Washington Redskins wide receiver Santana Moss said it’s too early in the season for Coach Mike Shanahan to make a quarterback change and that starter Rex Grossman can’t be entirely blamed for the team’s offensive struggles in a 20-13, loss to the Philadelphia Eagles Sunday.
“I don’t think we’re that far,” Moss, who is Washington’s offensive captain, said Monday when asked about the team’s latest quarterback controversy. “Too early to be that far. I’m pretty sure that’s something y’all wouldn’t mind covering, but when it comes down to playing, we know that you can’t just give up on somebody because they had a bad outing.”
Grossman threw four interceptions Sunday and completed only nine of 22 passes for 143 yards and no touchdowns. He was yanked late in the third quarter with his team down 20-6.
John Beck came in and, after one stalled drive, directed the Redskins on a 10-play, 80-yard scoring drive capped by a two-yard touchdown run on a quarterback keeper.
Despite the spark that Beck brought, Moss said Grossman should remain Washington’s starting quarterback.
“No question. That’s not even something that should be asked,” said Moss, who, like Grossman, is represented by Drew Rosenhaus. “I think that he deserves to start. [Eagles’ QB Michael] Vick threw four picks last week, came back and had a hell of a game. Tom Brady threw four picks two weeks ago. … I feel like for the flow of the game, it worked and kind of got a spark from bringing Beck in. But I just feel like you can’t just give up on a guy because he had a bad outing.”
Grossman has thrown nine interceptions and fumbled twice this season, while tossing six touchdown passes. The Redskins fell to 3-2 Sunday, and dropped out of first place in the NFC East.
Against the Eagles, they went 0-for-7 on third down attempts and 0-for-2 in the red zone with Grossman as their quarterback.
But Moss said the offensive struggles, even the four interceptions, were a collective problem.
“It happens. It’s football,” Moss said. “You’re going to throw picks, you’re going to fumble balls. As a total offense together, we have to give Grossman a better chance on some of those balls. I feel like we can’t put it all on him. Yes, he threw the ball, yes it’s his decision, yes he’s going to take the blame. But as an offensive core, we’ve got to do a better job of making plays for him so he won’t have to do it all.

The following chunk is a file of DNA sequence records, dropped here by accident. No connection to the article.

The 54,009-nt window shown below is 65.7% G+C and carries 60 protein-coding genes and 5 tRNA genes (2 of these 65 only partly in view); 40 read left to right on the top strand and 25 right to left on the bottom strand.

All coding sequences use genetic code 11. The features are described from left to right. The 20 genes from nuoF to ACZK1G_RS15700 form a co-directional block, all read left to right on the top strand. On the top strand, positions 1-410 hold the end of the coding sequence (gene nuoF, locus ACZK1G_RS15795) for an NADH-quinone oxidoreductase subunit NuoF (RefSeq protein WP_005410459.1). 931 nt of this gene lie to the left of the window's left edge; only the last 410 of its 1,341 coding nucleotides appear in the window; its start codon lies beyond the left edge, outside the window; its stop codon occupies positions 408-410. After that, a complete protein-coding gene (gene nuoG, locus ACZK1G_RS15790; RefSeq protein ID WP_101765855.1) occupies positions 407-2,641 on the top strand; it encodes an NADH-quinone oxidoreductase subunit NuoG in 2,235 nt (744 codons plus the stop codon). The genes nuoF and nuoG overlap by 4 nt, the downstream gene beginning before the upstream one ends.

“As a player, you don’t want to be given up on like that. That’s all I can say,” Moss added. “If you were the guy in those shoes, would you like to be given up on because you had a bad outing? No. So that’s why I feel the way I feel.”
Moss’s support for Grossman was the strongest of the offensive players who came into the locker room during media availability Monday morning.
Fellow receiver Anthony Armstrong, like Moss, said that the offense as a whole had to do a better job to ease the pressure on the quarterback.
And receiver Jabar Gaffney said, “He’s played great and just had a bad game. He can bounce back from it. We’re behind him. We’re behind him, and we know what he can do. That was one game. We’ve all got to get better.”
Moss, who leads the Redskins with 23 receptions and two touchdown catches and ranks second on the team with 284 receiving yards, said Beck did a good job, but that didn’t sway his confidence in Grossman.
“He did his job. He came in, did what Beck do,” Moss said. “We know he can play football. He’s good with his feet, he’s good with his arm. For a guy to be thrown in that situation, knowing he hadn’t had any reps with us during the week, I was proud of the progress he had last night. I just felt like it was one of those situations where we had to give him that shot.
“But, I told you before I’m confident [in] both guys, and that both guys can get the job done. That’s why I feel as strongly as I do about Grossman.”